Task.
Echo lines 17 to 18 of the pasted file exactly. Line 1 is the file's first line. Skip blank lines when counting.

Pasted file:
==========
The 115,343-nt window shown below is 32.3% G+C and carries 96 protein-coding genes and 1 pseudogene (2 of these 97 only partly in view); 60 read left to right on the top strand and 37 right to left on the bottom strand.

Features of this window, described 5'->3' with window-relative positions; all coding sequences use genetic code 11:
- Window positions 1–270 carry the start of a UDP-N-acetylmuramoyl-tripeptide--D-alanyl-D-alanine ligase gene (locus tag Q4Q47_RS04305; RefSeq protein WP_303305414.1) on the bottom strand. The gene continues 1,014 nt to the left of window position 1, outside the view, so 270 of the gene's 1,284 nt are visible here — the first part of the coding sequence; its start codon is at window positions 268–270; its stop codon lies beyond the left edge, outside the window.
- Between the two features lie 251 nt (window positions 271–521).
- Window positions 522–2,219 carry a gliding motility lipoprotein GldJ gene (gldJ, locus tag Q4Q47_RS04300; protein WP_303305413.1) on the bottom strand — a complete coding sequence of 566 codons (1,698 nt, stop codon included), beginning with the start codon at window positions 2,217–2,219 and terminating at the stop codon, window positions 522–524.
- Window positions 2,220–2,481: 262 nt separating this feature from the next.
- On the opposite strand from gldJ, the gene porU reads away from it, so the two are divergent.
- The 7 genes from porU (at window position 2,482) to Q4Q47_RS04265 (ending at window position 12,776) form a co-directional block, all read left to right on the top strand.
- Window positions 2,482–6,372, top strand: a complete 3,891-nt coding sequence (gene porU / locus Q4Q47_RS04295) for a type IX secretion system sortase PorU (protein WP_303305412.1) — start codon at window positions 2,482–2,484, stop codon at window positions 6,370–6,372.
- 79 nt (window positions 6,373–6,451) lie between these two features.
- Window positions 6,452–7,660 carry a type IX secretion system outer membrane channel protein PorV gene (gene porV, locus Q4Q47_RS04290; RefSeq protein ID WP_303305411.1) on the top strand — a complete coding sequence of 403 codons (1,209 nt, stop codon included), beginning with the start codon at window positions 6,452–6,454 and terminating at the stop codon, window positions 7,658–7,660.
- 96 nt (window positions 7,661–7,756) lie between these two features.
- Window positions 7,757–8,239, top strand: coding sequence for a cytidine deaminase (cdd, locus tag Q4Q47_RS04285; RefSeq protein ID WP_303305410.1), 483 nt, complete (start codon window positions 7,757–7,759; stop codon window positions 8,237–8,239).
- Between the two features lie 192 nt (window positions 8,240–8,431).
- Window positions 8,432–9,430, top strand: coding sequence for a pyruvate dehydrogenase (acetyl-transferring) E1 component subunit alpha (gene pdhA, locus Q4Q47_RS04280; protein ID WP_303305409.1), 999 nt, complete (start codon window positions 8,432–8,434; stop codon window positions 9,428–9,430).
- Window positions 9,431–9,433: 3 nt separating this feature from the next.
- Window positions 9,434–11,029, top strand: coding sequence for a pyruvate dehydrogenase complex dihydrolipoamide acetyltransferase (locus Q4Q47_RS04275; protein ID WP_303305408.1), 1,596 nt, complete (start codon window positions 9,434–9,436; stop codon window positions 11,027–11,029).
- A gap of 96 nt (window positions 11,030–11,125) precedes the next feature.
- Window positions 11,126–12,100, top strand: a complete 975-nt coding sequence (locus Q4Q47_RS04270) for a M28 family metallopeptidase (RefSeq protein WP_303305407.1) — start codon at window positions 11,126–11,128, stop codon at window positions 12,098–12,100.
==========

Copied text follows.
- Window positions 9,434–11,029, top strand: coding sequence for a pyruvate dehydrogenase complex dihydrolipoamide acetyltransferase (locus Q4Q47_RS04275; protein ID WP_303305408.1), 1,596 nt, complete (start codon window positions 9,434–9,436; stop codon window positions 11,027–11,029).
- A gap of 96 nt (window positions 11,030–11,125) precedes the next feature.